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T-Mobile Sidekick 3 - T-Mobile Sidekick 3
There is also a web browser built in. It isn’t the speediest in the world – the Sidekick 3 is a Tri-band GSM device with GPRS, but it renders pages quite nicely. If you want T-Mobile’s Web’n’walk it is an extra £7.50 a month on top of your Flext tariff.
The camera’s 1.3 megapixel resolution is poor in these days when two megapixels has really become the standard. I found it difficult to hold the Sidekick 3 still when shooting, and there was a fair amount of shutter lag making pictures of anything moving a bit hit and miss.
There are so few camera settings that I have space to list them all: exposure settings are limited to normal daylight and night, and there are two sharpness settings. My sample shots were taken at the highest sharpness level. There is a flash, which can be set to auto or forced on or off. And that is it.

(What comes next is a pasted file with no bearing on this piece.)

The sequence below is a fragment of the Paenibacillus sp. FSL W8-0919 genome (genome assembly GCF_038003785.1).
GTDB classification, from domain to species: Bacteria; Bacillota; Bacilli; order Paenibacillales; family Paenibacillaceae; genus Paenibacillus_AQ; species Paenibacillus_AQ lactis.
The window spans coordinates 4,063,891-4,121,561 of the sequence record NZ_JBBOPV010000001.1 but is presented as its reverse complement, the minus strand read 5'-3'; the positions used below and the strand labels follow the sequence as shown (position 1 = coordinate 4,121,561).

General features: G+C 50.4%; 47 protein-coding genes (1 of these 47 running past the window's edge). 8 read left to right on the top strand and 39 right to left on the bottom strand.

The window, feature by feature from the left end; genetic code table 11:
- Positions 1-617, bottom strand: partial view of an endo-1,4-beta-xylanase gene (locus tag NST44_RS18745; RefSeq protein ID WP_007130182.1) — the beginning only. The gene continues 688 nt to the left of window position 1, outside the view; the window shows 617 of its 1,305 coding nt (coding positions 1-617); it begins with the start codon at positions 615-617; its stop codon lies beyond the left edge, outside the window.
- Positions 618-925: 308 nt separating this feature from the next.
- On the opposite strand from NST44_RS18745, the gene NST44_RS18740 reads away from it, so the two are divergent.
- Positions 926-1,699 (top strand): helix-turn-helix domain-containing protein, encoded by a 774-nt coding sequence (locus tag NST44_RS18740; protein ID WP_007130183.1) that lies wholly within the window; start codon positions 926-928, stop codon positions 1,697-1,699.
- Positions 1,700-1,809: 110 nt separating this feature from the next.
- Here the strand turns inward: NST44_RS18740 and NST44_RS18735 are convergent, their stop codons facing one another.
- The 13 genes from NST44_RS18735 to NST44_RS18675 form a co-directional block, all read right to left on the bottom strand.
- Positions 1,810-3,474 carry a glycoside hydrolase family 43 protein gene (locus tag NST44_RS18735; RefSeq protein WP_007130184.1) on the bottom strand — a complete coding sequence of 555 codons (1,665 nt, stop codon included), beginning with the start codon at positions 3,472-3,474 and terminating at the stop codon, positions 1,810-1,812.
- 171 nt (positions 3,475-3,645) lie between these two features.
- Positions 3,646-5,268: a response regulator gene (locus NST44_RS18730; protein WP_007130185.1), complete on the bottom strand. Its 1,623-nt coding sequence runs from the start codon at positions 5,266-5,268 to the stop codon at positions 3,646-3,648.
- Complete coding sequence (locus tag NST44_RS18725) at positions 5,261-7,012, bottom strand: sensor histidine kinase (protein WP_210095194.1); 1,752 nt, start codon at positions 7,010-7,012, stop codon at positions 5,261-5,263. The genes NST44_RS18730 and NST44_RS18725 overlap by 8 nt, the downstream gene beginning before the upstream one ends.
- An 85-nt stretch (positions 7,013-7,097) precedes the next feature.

On-device memory isn’t specified in total but it is prohibitively limited. I was able to store just five photos at the maximum 1.3 megapixel resolution, though you can save shots to a memory card too. A mini USB connector (USB 1.1) lets you access the card via a wired connection, but using a card reader might be a better option. There are limits to every kind of information class you can store on the Sidekick 3, for example 2000 address book entries, 1000 calendar events, 50 notes of up to 8000 characters each and 50 to do tasks.
Battery life proved to be a saving grace. I played MP3s from a miniSD card continuously for an impressive 17 and three quarter hours. The screen dims to a standby status display very quickly hence saving battery power.
Like I said at the start, I can’t really say I like the Sidekick 3 overall, though it does have its good points. I like the web based interface and would like to see more mobiles offering this kind of service, though not at the expense of local synchronisation. Battery life is impressive too.
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